CCT also partners with other clinicians who hope to advance the industry for patients – including Elevate Holistics who provide physician certifications, and Dawn Privett, a registered, licensed dietitian who has been working with patients for 25 years. She has obtained specialty certifications in adult weight management, food hypersensitivity, and is a certified Holistic Cannabis Practitioner. Dawn has witnessed patients with pain, cancer, anxiety, and autism benefit from cannabis.
While CCT began with patient consultations, that’s far from where they are today and where they strive to be tomorrow. The team works tirelessly to continually improve the education of everyone they encounter – patients, providers, cannabis industry players, and students. Hatch has expanded their offerings in the past two years to include dispensary staff training, with a strong foundation and focus on how to best help dispensary staff understand the importance of talking with patients, versus simply selling whatever the store hopes to promote. Their dispensary training bears the mark of clinical knowledge and experience in dealing with people of all sizes, shapes, sexes, and ages; all sorts of conditions, all sorts of symptoms.
“Cannabis nurses can do a lot more too. We’ve worked with sick people our whole careers, we know what doctors and insurance companies like to hear, we’ve had jobs in management, legal consulting, we’ve advocated for patients and nurses at the state and federal level… so if there is a need the industry has, there is a cannabis nurse who could provide a lot of value,” added Hatch.
Trout says of their dispensary training, “We’ve learned a lot from budtenders ourselves and we want to make sure we can give back, and we do that by providing the evidence-based cannabis basics and the experience we have working with patients all over the country. We were honestly surprised when we started getting calls from patients in CA. We had just assumed that an industry from the longest-running medical program would understand how important education is for a patient’s success. It’s so much more than indica vs. sativa and THC percentages. We don’t read a bunch of Powerpoints and the training sessions are very interactive. We care and love what we do. We want to ensure each individual who attends our training feels confident after they’ve spent the day with us. We know they do because they tell us! There are so many courses out there people trying to get into this industry take to learn more about the plant or more about the role as a budtender and we hear ours ‘blows theirs out of the water,’ so that’s some pretty good feedback we are proud of.”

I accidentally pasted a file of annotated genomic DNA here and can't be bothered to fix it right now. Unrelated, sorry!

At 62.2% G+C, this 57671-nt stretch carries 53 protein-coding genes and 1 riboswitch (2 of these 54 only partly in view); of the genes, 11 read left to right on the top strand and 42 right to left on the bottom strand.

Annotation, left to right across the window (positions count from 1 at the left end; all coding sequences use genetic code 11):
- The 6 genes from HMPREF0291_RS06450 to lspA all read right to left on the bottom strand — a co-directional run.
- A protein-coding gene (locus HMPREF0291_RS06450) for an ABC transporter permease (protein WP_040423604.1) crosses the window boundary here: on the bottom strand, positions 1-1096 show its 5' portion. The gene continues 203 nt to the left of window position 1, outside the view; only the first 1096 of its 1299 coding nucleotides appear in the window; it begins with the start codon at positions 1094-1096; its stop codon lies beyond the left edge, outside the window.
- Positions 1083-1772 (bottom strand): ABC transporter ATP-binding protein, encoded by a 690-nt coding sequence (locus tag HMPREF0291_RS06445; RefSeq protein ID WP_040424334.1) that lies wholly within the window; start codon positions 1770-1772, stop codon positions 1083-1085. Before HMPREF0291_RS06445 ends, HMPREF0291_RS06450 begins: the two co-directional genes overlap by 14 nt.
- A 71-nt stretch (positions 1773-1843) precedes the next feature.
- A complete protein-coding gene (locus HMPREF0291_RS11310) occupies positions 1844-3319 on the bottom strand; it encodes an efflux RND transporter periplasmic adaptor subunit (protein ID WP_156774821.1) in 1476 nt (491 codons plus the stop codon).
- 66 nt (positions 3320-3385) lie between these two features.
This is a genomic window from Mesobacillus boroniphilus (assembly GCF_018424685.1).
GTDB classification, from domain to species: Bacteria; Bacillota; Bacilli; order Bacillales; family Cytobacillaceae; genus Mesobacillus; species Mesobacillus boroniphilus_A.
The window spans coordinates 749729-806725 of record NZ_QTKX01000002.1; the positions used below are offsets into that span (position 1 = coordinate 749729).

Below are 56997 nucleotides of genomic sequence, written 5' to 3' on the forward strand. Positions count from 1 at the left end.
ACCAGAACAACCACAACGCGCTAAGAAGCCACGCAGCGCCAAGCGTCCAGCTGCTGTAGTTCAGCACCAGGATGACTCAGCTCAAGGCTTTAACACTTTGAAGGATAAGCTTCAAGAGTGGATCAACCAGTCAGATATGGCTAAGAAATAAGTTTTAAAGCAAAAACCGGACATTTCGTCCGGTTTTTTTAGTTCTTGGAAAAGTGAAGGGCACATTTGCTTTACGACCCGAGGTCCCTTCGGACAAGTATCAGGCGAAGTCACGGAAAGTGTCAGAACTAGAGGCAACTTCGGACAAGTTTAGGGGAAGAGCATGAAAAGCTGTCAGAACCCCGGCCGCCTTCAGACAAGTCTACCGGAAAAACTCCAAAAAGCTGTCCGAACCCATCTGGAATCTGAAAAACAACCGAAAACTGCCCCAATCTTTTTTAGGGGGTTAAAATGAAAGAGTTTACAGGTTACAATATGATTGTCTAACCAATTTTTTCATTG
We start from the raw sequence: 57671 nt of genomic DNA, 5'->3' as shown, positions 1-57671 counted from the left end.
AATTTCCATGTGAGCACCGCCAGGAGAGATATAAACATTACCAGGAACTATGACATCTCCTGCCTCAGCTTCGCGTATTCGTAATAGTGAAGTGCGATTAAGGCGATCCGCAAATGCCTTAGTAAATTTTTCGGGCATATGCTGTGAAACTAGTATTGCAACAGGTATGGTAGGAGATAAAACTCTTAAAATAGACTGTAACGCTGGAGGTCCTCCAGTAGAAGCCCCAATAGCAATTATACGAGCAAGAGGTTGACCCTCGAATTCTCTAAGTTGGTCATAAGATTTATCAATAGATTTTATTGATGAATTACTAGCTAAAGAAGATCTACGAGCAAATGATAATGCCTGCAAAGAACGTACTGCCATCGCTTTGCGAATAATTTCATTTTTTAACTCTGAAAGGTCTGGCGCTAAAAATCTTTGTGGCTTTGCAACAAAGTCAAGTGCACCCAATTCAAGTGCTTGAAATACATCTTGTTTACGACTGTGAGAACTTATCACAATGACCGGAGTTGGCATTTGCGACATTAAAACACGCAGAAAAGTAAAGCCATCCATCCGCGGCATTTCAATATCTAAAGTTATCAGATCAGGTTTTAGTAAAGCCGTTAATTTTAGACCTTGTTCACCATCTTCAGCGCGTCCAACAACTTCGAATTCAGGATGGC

CCT also offers patients resources – their Treatment Journals are available to help patients understand the basics of things like consumption methods, terpenes, and a foundational guide to supplement their journey. The journals are offered as-is with CCT branding, or co-branded with brands should the operators want to provide to patients with their logos as giveaways or to sell. Individuals have access to the journals on Amazon, and sample pages are available, as are shopping guides, on the CCT website. While cannabis as medicine might not be for everyone, it’s something that CCT wants to make sure people are given valid and relevant information about – which is where the team’s slogan comes from – Education Before Medication.
Missouri’s market is in a transition right now – we’re all aware of shortages and delays in companies becoming operational, while patients are frustrated about prices and product availability – spend any time on social media in conversations about the market and you’ll find there are plenty of additional frustrations that aren’t related to operators – there’s a real need for education. Among the recurring questions posed to all of our cannabis nurses show some trends – and easily the most popular are these three:
“Can I do this without smoking or getting high?”
“How do I use this product I just purchased?”
“Do you think this will help my condition?”
During this time, with Missouri’s new market forming and solidifying over the next 12 months, patients are the priority of the industry and as we look at a future with adult-use almost certainly on the ballot for 2022, the time for patient education is now and cannabis nurses are proving to be valuable resources to both industry and patients.